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Will The Debt Bomb Detonate Before We Defuse It?

Stanford graduate students working with David Walker find that the U.S. is running out of time to fix our debt problem. They say we have three years at the most. But it's not all bad news; they give examples of countries that fixed their debt problems.

From CNN:

The recent debate to prevent a government shutdown reminds us that partisan politics have always been, and will likely always be, part of Washington. While it is certainly good a shutdown was averted, the $38 billion in cuts that were part of the deal barely dent our nation's growing debt.

Now, the $14 trillion question is whether President Barack Obama, House Speaker John Boehner and Senate Majority Leader Harry Reid can reach another agreement -- this time to reduce our debt and improve our fiscal responsibility.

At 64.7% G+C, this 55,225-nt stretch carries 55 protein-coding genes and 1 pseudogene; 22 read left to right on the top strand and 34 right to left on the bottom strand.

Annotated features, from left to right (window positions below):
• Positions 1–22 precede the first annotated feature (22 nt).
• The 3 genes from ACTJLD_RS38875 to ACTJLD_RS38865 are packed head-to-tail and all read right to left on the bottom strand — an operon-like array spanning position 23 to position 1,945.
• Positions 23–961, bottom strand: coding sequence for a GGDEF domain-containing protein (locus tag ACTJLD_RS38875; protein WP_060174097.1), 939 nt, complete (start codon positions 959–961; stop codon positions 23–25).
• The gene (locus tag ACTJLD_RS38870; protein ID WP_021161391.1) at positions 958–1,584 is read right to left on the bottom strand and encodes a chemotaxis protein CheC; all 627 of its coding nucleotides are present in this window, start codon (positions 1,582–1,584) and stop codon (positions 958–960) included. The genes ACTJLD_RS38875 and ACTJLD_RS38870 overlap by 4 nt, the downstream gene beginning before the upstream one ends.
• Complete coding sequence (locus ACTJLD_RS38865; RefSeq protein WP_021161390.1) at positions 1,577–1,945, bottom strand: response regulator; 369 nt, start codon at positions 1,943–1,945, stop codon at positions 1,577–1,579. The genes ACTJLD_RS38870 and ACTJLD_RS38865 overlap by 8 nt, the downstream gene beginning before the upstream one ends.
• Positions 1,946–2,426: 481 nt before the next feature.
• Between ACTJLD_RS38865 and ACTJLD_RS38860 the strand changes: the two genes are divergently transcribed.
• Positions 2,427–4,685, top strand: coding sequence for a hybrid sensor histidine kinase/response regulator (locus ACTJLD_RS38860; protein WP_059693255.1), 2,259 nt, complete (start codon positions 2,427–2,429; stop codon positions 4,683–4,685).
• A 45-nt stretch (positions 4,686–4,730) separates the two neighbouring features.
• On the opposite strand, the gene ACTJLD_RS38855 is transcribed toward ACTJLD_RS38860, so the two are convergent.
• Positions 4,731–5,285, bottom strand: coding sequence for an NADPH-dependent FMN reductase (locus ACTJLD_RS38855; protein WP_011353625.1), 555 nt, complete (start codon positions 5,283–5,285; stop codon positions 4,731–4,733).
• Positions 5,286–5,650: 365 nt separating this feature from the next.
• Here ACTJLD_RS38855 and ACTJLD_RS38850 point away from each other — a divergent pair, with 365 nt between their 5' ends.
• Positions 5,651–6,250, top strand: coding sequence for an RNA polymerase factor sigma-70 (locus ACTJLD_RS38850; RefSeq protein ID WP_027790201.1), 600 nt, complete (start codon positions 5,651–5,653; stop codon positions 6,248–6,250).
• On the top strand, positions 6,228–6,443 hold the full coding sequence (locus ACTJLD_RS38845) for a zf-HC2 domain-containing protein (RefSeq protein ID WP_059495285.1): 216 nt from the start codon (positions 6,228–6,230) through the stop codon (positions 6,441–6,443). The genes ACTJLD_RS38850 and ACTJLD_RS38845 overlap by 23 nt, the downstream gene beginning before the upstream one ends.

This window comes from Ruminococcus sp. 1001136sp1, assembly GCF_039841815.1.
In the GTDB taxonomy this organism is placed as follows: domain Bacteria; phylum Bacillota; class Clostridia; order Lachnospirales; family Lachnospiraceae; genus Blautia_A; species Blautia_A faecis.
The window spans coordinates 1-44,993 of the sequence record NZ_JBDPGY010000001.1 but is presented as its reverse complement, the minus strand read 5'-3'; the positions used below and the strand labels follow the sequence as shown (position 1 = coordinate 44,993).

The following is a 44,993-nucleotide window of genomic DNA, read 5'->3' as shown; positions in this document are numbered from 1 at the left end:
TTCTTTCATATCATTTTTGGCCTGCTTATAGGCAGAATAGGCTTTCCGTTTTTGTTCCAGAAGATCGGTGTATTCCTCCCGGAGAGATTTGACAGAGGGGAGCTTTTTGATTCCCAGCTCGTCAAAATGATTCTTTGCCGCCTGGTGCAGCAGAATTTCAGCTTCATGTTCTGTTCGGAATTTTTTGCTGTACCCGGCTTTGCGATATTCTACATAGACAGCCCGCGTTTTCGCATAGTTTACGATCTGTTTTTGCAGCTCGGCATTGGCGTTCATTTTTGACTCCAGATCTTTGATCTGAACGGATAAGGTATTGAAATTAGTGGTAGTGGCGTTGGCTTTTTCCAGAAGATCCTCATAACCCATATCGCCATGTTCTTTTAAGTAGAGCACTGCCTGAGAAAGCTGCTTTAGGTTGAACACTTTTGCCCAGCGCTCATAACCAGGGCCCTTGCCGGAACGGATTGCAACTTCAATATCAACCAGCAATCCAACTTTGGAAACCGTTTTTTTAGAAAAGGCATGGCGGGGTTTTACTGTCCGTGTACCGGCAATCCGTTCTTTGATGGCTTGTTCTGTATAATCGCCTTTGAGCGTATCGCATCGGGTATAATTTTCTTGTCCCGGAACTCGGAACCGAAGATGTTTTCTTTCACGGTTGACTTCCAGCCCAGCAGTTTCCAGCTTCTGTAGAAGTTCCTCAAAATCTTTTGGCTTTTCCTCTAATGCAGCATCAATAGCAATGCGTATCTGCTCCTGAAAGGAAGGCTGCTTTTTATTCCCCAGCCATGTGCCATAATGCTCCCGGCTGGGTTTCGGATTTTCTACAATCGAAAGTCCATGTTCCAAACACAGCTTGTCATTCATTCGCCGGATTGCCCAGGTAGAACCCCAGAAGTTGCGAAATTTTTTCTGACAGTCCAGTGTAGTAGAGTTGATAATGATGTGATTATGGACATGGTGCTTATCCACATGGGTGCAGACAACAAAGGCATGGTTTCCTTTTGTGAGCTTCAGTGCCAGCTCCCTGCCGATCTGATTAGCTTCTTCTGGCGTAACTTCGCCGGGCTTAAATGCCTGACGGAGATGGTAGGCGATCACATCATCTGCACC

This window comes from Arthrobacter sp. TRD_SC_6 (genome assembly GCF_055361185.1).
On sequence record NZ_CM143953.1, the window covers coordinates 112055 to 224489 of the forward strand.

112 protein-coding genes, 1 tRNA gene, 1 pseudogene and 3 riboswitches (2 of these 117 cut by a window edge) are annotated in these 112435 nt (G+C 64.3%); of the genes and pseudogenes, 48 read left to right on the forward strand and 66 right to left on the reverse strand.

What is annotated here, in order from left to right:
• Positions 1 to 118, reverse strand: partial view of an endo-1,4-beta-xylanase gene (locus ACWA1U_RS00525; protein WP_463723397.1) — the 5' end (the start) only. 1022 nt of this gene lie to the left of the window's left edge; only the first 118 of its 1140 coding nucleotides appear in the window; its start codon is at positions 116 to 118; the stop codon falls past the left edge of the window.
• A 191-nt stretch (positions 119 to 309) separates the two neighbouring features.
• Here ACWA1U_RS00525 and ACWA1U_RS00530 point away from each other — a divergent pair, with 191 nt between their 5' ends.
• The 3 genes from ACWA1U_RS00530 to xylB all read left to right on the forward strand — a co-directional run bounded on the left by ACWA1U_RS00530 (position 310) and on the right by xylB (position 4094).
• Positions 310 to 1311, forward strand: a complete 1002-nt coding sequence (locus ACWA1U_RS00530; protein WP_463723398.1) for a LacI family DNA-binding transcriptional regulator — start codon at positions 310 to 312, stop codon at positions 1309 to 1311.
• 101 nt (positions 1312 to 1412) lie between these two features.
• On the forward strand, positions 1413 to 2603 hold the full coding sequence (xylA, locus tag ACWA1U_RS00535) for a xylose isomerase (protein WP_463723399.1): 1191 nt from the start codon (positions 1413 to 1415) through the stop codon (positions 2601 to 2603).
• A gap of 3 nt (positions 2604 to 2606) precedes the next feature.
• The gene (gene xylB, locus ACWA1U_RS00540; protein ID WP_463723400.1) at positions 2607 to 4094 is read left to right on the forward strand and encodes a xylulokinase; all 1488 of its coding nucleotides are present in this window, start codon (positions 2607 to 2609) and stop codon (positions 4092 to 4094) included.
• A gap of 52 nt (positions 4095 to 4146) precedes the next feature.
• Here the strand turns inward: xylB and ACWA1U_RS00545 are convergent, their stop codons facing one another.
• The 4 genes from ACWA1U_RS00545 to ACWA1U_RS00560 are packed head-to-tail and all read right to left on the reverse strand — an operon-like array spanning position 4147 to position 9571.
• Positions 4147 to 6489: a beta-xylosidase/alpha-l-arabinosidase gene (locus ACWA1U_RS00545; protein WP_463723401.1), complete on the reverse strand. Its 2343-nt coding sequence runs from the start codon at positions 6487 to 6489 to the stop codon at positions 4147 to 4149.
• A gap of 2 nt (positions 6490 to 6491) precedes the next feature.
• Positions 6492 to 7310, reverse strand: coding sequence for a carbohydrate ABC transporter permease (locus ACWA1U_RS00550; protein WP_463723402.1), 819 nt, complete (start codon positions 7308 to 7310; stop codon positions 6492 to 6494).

We certainly hope they can. However, time for an agreement is fleeting. In fact, the evidence suggests the U.S. is becoming less fiscally responsible.

Over the last six months, as part of our graduate programs at Stanford University, and in conjunction with former U.S. Comptroller General David Walker (a longtime critic of unsustainable entitlement spending) and the Comeback America Initiative, we developed a Sovereign Fiscal Responsibility Index (PDF) that assesses fiscal responsibility across most Organization for Economic Cooperation and Development and so-called BRIC countries (Brazil, Russia, India and China).

Combining the three major components of fiscal responsibility -- current debt levels, the projected future debt path and fiscal governance -- this index predicts the U.S. could face a fiscal crisis in the next two to three years if spending and tax revenues continue at current levels. More here.

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